We find ourselves in the middle of one of the greatest wealth transfer periods of all time. Those with wealth must decide whether they want to make transfers, and if they do, they must decide how much, to whom, when and in what structure?
And Xcel fired back its own belief that a solution proposed by the city to build a new distribution line serving south Boulder’s Shanahan Ridge neighborhood was “inferior from a basic engineering and practical standpoint.”
The latest spat in Boulder’s municipalization quest came following a Feb. 6 city press release that outlined an agreement between the city and Xcel to install the new line to Shanahan Ridge beneath Boulder-owned open space.
The work is necessary due to September flood damage to a line serving the neighborhood on the south edge of town. But Boulder’s release also made clear that the city had lobbied for a different solution that it believed would provide better service and be less vulnerable to future weather events.
In the release, city attorney Tom Carr implied that Xcel had offered to make the city’s desired repairs to Shanahan Ridge service only if “the possible creation of a local utility was not on the table.
“It appears that Xcel, knowing that it may have to sell its equipment to the city at a later date, is running the distribution system down and refusing to make reasonable and prudent repairs to keep it functioning,” Carr said.
Xcel officials issued a statement saying that was untrue.
“The Boulder city attorney appears to be misinformed about the facts and background on this matter,” Xcel spokeswoman Michelle Aguayo said. “With this project, as with all of our projects in the city, the fact that the city may attempt to create its own utility has absolutely nothing to do with the quality, operations and service we provide to our Boulder customers. We are 100 percent committed to our Boulder customers in the same way we are to our other customers.”
In January, the city served Xcel with notice that it intends to acquire the company’s assets and equipment necessary to create a municipal utility. Xcel is an unwilling seller, meaning the case will likely end up in condemnation court.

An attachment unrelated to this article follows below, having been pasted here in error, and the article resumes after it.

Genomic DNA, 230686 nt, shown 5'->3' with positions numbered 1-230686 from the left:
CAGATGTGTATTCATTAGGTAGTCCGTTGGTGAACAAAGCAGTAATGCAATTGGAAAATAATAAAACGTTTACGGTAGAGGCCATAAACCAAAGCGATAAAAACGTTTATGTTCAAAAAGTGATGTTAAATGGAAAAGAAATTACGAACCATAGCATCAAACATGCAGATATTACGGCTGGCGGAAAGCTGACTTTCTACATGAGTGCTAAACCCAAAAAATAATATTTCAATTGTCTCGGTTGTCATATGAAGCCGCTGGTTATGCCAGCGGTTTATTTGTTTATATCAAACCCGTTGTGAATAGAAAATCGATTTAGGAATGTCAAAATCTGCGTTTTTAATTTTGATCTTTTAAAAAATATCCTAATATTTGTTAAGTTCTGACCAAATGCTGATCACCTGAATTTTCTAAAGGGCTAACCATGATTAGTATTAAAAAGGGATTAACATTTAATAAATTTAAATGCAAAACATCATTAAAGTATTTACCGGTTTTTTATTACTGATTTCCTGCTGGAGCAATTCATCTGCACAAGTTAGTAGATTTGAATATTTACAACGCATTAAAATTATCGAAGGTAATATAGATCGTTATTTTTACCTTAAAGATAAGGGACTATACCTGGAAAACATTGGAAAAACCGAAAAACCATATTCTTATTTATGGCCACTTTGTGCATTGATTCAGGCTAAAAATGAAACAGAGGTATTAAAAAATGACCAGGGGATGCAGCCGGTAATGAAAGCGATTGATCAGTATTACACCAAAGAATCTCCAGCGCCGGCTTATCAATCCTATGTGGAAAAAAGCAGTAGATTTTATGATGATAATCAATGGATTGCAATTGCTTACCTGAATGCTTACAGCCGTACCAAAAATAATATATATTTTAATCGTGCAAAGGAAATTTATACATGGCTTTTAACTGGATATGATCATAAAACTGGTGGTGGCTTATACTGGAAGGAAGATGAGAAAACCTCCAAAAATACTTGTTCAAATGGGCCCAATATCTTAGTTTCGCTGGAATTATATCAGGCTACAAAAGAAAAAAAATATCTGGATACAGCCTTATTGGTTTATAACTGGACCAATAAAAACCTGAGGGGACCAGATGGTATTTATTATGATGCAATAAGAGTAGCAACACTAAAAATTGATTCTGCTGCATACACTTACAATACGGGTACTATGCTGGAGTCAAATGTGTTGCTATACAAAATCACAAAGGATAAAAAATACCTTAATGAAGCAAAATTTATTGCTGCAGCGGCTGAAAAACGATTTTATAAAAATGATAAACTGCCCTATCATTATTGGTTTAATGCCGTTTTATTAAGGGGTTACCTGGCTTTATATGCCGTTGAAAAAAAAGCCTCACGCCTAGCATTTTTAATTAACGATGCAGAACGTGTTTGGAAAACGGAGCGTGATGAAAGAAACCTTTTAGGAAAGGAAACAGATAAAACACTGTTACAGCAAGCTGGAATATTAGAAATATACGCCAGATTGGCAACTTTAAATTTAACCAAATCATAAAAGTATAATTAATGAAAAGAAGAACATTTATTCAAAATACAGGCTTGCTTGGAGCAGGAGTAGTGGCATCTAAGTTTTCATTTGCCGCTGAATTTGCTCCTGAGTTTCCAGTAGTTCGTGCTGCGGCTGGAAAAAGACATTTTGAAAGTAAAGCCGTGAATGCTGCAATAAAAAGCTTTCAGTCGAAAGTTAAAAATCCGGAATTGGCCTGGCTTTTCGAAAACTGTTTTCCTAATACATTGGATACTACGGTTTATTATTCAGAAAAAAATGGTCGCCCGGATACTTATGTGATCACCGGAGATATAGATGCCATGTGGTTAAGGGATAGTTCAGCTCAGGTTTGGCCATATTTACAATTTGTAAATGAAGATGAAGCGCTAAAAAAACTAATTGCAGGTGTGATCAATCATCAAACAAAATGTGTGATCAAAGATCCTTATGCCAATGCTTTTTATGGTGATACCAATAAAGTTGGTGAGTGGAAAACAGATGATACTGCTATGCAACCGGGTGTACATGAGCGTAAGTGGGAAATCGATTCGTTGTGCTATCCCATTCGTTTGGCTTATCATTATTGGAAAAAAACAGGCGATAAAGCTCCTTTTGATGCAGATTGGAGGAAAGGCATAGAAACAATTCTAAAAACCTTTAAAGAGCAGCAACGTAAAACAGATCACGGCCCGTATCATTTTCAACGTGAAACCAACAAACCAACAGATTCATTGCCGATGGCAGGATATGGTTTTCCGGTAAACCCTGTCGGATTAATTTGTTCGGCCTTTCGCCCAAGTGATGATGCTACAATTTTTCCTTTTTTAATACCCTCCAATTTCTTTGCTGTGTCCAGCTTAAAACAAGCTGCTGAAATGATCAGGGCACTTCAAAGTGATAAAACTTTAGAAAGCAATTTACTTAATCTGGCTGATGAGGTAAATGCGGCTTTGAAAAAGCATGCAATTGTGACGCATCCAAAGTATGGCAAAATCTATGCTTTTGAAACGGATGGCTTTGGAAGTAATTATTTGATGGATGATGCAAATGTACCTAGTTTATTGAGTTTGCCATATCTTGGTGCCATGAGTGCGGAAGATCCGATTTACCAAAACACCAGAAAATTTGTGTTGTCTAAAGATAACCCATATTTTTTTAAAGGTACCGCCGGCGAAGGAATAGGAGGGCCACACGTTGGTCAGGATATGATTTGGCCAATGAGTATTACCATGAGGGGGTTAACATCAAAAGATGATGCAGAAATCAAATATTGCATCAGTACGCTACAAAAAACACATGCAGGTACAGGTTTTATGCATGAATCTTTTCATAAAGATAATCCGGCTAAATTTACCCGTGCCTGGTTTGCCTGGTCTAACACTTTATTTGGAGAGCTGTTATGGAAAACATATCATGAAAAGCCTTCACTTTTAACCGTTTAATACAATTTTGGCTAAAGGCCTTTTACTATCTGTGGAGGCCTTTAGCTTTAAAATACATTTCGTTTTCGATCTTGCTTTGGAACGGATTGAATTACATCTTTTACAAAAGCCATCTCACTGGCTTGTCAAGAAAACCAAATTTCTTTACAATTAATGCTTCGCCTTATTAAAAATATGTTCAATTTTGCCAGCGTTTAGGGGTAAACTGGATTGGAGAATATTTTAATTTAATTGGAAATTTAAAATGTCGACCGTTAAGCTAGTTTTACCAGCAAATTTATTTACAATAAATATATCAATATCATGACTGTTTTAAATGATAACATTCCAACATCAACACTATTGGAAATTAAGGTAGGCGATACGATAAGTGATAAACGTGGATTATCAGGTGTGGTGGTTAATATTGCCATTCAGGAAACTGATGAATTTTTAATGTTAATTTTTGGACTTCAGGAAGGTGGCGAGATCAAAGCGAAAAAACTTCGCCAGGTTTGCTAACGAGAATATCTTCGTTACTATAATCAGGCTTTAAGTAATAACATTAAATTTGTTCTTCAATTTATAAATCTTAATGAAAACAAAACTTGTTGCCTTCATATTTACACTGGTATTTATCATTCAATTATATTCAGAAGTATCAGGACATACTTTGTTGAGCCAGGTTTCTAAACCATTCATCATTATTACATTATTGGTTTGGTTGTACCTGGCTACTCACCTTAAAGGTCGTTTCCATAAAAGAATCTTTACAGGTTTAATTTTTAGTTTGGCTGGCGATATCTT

Aside from the Shanahan Ridge case, the city did not outline any other instances in which it believes Xcel is allowing its Boulder system to fall into disrepair. Boulder spokeswoman Sarah Huntley, though, said there is other equipment that city engineers have said should be replaced or updated if a city-run utility is formed.
The damaged distribution line that formerly served Shanahan Ridge runs beneath the Shanahan Ranch directly to the south. Aguayo said Xcel couldn’t locate an easement on the property, and was not allowed access by the owners to repair the old line. As a workaround, Xcel attached a temporary conduit to a fence on open space to restore service to Shanahan Ridge after the flood.
When discussions of a permanent solution began, city officials proposed installing a new line from a feeder out of the substation near the National Center for Atmospheric Research. That line would have run beneath sidewalks and other pavement along easements to Shanahan Ridge.
Instead, the city has agreed to allow Xcel to bore beneath open space to route the new portion of the old line, which comes from the Eldorado Springs substation. The access was approved by the Open Space Board of Trustees in December and signed off on by city staff Feb. 6.
Aguayo said the city’s preferred solution would have required nearly double the wire distance and at least five manholes, the location of which she said the city expressed concerns about.
Huntley said Xcel had told city officials that the cost of the city’s solution would have been about $250,000 more than Xcel’s. But she said the city was not told what Xcel’s solution would cost. Without discussing dollar amounts, Aguayo said the Boulder solution would have cost roughly four times as much as the agreed upon solution and caused much more traffic disruption during construction.
Service and reliability, Aguayo contended, would not have been improved over Xcel’s plan.
“The design and location of the replacement feeder that will cross open space was the best possible route to get the line in a permanent underground location,” Aguayo said.
The city argues that the new line won’t be located far from the old line, and is on land that is no better suited to house a distribution line as it relates to potential reliability issues.
“It basically came down to money,” Carr said. “Xcel was unwilling to bear the cost for the preferable repair. Our position is that Xcel Energy has a responsibility to provide reliable service to its customers. Xcel Energy should not shirk that responsibility by choosing a less reliable, lower cost option, especially one that has already failed at least once.”
The Shanahan Ridge rift came about a week after Xcel responded to Boulder’s notice of intent to acquire by stating the notice lacked sufficient information about what equipment the city was seeking to purchase and thus didn’t satisfy the state’s eminent domain statutes.
Xcel about that same time filed an application with the Public Utilities Commission asking permission to limit its customer-funded renewable energy programs for Boulder customers going forward to prevent its non-Boulder customers from subsidizing the benefits that would be reaped by a future city-run utility.